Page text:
Exxon, Royal Dutch/Shell, Chevron, Mobil, Texaco, British Petroleum, Standard Oil of Indiana (Amoco) - these are the legendary ''seven sisters.'' At one end of the earth, employees of these multinational, ''integrated'' oil companies might be poking around a lonely desert or an icy Arctic gulf in search of oil.
At another, television commercials urge drivers to trust their cars to the man who wears the star, or to the friendly tiger, the flying horse, or the yellow seashell.
In between, the integrated oil companies maintain multibillion-dollar drilling operations, fleets of tankers, and elaborate refineries and storage depots that fuel the Western world's economy.
But although these globe-girdling companies remain powerful corporate entities, they are in the throes of great change today. At many levels of their operations, big oil companies have seen their once unassailable clout challenged:
* Important overseas oil fields have been nationalized - either gradually or overnight - in the past 20 years.
* Exploration for new oil has become at once more costly and less lucrative.
* Intense competition has arisen in the area of refined petroleum products at the same time that refineries are becoming more expensive to build, maintain, and retrofit with pollution safeguards.
* Brand-name loyalty is waning - and this may accelerate under the pending settlement of a suit brought by service station operators in which oil companies will allow retailers to sell any company's gasoline.
* And most important of all: The persistent glut of oil on world markets keeps oil prices weak. Thus the cash with which these companies were once rich - cash that went to exploration and to hefty stock dividends - is much more meager.
''The integrated oils have lost control due to market conditions,'' says Fred Leuffer of the Cyrus Lawrence securities firm in New York. ''Oil prices more than ran their course in the '70s. We have a more competitive market. It's become a tougher business in refining and marketing. The notion of a company balanced between production, refining, and retailing is fading.''
To consumers, the fate of big oil may not appear very distressing. After all, gasoline prices are moderate, and there is plenty of gasoline around.
Most energy experts see oil supplies and prices as stable throughout the 1980 s and as far as the turn of the century. At that point, the energy picture worries some analysts - but that is years away. For the overall economy, meanwhile, the decline in oil prices has been the biggest contributor to the decrease in the inflation rate over the past three years.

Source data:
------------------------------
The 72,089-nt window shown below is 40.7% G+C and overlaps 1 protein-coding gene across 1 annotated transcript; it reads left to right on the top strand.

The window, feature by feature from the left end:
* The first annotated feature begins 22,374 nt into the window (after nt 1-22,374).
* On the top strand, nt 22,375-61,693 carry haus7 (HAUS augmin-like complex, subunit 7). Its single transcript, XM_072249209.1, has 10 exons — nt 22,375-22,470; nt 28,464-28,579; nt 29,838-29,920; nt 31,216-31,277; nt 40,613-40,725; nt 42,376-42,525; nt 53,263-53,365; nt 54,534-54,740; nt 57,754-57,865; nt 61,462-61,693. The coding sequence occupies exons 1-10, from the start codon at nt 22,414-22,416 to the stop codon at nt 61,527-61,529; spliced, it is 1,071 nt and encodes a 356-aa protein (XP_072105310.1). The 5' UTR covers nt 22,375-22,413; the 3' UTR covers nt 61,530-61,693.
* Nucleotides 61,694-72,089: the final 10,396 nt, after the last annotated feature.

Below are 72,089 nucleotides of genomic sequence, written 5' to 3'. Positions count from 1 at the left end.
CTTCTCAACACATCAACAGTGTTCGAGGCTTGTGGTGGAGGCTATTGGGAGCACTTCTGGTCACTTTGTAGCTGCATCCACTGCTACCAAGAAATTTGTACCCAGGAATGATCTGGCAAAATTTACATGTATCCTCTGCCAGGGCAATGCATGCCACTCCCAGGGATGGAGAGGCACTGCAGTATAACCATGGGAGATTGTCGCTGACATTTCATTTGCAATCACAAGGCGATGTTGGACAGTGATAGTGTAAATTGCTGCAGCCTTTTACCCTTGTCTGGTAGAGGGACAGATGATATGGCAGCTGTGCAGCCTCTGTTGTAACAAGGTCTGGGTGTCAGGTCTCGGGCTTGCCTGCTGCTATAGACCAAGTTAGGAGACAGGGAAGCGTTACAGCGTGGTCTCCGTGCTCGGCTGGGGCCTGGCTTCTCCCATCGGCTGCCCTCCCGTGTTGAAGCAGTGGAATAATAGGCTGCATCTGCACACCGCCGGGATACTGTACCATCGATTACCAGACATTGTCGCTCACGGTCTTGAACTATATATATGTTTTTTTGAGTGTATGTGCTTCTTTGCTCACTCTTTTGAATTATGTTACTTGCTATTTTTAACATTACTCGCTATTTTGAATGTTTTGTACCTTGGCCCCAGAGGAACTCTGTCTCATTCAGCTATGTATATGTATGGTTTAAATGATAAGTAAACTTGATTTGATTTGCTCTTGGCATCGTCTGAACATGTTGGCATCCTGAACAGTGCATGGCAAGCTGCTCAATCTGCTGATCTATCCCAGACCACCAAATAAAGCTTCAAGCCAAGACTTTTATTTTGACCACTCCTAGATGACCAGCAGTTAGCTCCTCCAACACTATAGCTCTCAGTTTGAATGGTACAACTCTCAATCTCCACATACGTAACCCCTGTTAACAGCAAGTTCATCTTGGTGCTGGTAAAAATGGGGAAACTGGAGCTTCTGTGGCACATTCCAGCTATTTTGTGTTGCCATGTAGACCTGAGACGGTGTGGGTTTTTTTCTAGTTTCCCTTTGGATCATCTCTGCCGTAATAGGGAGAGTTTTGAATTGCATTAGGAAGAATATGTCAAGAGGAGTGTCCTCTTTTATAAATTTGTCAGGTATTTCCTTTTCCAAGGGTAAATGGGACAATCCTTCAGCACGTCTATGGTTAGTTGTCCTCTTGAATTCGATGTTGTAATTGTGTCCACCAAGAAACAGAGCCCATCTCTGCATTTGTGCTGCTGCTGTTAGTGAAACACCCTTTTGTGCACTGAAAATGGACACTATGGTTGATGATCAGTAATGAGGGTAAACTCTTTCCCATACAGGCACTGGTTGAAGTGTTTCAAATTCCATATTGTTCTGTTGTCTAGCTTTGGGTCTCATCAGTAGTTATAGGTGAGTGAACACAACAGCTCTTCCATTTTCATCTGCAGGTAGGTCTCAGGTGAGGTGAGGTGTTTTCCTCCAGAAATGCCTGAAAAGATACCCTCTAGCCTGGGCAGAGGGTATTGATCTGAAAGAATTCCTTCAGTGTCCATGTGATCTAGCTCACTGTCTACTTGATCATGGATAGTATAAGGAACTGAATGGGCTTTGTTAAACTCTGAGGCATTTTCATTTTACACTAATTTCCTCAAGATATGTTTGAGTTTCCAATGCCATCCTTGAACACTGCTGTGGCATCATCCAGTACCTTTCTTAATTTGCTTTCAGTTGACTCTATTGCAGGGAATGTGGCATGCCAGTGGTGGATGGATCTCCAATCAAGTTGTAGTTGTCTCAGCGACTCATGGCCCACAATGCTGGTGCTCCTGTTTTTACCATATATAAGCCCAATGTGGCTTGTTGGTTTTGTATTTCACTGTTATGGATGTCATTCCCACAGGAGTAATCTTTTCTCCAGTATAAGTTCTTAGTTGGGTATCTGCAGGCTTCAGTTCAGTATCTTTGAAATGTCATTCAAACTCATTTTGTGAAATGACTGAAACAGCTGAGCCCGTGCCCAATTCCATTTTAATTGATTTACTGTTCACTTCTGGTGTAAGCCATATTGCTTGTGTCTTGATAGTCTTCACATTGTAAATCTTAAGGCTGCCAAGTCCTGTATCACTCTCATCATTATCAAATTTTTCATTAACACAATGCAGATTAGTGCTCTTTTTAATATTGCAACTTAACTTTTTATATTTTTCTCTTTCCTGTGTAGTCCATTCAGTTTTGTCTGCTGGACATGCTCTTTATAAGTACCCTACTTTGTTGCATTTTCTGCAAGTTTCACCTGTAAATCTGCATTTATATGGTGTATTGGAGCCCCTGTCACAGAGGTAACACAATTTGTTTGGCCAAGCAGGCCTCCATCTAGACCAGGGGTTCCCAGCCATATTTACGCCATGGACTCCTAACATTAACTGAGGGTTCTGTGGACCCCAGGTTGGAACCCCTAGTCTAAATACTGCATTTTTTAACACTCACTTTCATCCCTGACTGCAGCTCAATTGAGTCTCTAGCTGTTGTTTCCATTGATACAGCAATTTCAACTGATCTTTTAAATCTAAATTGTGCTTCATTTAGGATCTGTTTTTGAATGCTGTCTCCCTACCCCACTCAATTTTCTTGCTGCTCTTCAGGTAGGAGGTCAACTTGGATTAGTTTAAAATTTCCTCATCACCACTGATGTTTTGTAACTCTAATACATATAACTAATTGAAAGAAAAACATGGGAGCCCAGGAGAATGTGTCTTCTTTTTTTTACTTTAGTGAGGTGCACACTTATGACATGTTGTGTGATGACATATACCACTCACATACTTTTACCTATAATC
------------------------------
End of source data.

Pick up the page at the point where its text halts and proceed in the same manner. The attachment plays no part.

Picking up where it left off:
For investors, however, the story is different. One security analyst describes the once-hot oil company stocks as ''dullsville.'' Although the market can be shaken by a cold snap or a twist in Middle East politics, for the most part the performance of oil stocks looks bland.
Hard times have brought about an era of consolidation among the big companies. Earlier this year, Gulf was absorbed by Standard Oil of California, which is now called Chevron. Mobil and Texaco, meanwhile, also grew, absorbing Superior Oil and Getty Oil, respectively. Royal Dutch/Shell bought out Shell Oil of Houston in a similar acquisition.
Industry analysts note that the acquisition spree is the most popular tactic now being used by oil companies to build up their base of oil reserves. That is important, because financial analysts rate the strength of these companies - and thus the value of their stock - by the size, growth, or depletion of oil reserves. After all, oil in the ground is what will make the company profitable.
To enhance their financial status and bolster the value of their stock, many of the companies have determined that buying the reserves of other oil companies - or buying the other companies outright - is the least expensive way of adding to reserves, especially when one looks at the high cost of exploration and the political risks entailed in relying on oil fields in unstable areas of the world.
A recent survey by the Arthur Andersen & Co. accounting firm determined that more than 40 percent of the 375 major oil companies increased their reserves in 1983 by acquiring producing oil and gas properties or companies.
The Andersen report noted that when prices for oil and gas fell in late 1982 and 1983 this reduced cash flows to producers and also reduced the value of reserves. Debt burdens, the study said, further restricted the ability of producers to conduct exploration, and as a result new investment dropped sharply.
A weak world oil price is the sword of Damocles over the integrated oils.
According to a forecast made by the Wharton Middle East economic service, nominal oil prices will remain flat through 1986. That translates into substantial fall in ''real'' (inflation- and exchange-rate-adjusted) prices during those years.